The aspens will soon paint the mountains in a breathtaking display of color. Each year, these slender white-barked trees show off a spectrum ranging from buttery yellow, champagne gold, amber orange, and blazing red –  but timing is everything when it comes to seeing fall colors in Colorado. If you’re eager to get out there and catch a glimpse, here’s when you can expect to see peak fall foliage across the Centennial State.

Note: Please check weather conditions, current road conditions, and closures before hitting the roads and trails. High-elevation sites are often inaccessible due to snow, even in the early fall months. 

Aspens make up about 20% of Colorado’s forests and are found between 6,900 feet and 10,500 feet in elevation. Peak viewing is typically between the middle of September to mid-October, depending on a number of factors including temperature, moisture, and weather. These factors impact when the leaves start to change, the intensity of color, and how long the colors will last. Aspen also typically change color faster at higher elevation sites. created an interactive map to determine peak fall colors across the nation for 2019. According to them, patches of color will start to roll into western Colorado as early as September 14, likely showing near full force in most of the state by the end of September. Leaves in the northwest portion of Colorado are expected to peak around October 5, while fall foliage in the north-central and southwest Colorado will be near or at their peak by October 19. As October comes to an end, fall colors across most of the state will have past their peak for 2019.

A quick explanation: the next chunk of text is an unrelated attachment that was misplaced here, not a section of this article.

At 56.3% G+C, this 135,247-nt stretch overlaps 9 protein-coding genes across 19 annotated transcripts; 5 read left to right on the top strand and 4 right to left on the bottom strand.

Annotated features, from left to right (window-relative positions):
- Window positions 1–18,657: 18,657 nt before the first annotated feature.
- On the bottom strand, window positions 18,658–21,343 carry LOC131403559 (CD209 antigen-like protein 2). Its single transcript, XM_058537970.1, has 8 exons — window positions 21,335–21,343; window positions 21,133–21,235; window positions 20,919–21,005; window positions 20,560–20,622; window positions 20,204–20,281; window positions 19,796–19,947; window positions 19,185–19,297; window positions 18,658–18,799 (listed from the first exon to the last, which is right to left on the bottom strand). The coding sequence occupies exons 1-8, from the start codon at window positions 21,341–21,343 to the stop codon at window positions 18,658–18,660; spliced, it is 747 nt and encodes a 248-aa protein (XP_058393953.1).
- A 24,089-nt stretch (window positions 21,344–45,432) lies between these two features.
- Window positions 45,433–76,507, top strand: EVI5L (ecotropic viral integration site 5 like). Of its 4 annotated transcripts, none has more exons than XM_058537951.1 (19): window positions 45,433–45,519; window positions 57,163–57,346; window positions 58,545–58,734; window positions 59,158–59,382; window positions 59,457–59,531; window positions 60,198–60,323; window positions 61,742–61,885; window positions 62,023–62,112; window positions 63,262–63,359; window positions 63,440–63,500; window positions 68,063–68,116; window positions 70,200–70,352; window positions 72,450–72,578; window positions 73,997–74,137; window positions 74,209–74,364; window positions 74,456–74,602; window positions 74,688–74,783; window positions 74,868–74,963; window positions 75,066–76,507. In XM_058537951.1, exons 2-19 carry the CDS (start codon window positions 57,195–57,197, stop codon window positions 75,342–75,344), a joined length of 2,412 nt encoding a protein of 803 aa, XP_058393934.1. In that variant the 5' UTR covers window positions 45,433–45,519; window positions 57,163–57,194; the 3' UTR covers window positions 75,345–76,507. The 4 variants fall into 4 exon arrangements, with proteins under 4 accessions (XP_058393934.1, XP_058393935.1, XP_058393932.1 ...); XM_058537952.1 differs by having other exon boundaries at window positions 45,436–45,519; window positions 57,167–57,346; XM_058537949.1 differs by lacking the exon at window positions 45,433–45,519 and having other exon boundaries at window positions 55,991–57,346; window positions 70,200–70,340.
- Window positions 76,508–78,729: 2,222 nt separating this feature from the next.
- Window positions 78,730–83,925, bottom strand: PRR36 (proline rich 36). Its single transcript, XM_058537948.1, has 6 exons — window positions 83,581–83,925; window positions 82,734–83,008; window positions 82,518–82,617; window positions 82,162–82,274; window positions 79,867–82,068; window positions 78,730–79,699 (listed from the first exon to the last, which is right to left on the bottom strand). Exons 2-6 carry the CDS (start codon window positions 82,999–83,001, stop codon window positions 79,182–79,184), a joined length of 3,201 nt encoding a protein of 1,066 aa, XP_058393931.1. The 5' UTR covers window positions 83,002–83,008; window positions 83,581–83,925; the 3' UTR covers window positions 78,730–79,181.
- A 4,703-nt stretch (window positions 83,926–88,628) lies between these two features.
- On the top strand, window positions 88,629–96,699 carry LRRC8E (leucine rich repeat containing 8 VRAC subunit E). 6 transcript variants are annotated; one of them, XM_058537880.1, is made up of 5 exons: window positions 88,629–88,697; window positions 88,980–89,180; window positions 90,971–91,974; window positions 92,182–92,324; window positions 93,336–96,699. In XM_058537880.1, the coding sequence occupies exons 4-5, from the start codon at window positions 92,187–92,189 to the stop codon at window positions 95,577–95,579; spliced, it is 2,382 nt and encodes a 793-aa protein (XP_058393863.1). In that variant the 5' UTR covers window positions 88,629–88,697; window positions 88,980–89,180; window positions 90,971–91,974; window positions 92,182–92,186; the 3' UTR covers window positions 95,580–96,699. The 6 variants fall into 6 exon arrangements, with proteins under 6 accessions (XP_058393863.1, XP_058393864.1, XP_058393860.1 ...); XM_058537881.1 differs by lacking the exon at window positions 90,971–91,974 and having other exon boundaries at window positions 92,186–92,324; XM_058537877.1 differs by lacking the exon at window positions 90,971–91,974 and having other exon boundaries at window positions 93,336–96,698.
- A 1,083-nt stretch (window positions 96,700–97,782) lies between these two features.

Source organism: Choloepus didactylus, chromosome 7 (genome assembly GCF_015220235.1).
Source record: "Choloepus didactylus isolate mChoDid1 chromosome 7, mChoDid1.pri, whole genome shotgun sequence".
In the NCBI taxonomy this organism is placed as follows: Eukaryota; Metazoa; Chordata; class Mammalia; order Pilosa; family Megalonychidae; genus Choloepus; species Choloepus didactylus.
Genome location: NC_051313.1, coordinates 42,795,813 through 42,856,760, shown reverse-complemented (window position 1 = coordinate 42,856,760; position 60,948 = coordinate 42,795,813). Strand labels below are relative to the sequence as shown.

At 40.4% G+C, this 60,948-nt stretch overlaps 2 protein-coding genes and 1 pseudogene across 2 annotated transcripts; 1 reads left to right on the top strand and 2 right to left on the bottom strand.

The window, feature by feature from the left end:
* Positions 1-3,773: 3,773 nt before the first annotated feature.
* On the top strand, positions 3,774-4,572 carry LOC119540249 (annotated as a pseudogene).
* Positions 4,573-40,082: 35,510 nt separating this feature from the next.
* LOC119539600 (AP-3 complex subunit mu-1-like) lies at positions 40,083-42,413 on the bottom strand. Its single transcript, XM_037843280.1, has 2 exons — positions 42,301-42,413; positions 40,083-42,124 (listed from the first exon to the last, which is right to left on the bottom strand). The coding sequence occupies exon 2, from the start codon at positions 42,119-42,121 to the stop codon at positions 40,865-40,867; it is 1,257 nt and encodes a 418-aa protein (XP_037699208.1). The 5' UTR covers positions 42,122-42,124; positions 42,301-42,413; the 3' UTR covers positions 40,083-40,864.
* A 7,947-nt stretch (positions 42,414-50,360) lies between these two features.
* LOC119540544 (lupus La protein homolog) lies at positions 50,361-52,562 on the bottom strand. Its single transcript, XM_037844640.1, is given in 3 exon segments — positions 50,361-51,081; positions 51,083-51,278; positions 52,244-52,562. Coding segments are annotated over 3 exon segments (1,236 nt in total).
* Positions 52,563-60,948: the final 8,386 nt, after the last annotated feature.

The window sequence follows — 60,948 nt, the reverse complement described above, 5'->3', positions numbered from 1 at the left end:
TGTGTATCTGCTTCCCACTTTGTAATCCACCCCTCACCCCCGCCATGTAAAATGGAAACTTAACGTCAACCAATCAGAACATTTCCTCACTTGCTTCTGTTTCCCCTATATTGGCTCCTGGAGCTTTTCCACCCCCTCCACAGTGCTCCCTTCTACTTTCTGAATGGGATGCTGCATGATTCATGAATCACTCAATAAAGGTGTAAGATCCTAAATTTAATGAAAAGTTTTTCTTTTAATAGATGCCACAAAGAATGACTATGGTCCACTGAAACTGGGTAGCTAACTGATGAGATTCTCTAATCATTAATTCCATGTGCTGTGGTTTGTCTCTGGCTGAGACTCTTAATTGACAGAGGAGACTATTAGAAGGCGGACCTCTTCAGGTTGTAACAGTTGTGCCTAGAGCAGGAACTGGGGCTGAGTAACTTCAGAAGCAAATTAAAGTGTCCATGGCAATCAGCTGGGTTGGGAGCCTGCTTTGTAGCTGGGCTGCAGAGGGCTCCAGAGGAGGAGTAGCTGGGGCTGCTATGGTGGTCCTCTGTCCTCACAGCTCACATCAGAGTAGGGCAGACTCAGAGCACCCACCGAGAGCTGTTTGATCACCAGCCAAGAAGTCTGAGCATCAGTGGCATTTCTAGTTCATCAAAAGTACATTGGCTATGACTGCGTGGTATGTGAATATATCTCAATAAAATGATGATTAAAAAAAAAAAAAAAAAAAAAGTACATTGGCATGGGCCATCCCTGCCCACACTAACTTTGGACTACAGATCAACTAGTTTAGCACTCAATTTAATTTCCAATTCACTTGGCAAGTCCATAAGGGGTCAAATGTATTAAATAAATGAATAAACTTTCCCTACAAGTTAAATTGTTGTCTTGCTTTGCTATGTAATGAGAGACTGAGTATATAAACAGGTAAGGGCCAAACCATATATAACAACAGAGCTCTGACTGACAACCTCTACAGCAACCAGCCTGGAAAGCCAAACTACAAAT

See when fall colors are expected to peak in other parts of the country here.

Keep in mind that it’s impossible to predict the exact timing of when the leaves will start to turn. Ultimately, mother nature will determine when the colors start to unfold. 

Some of our favorite hiking spots for seeing fall colors around the state include Kenosha Pass, Maroon Bells, Grand Mesa, Swampy Pass, La Veta Pass, Kebler Pass, Jones Pass, and Rocky Mountain National Park. If you’re looking to hit the mountain roads instead, here are 12 scenic drives that will leave you drooling. Happy leaf-peeping friends!

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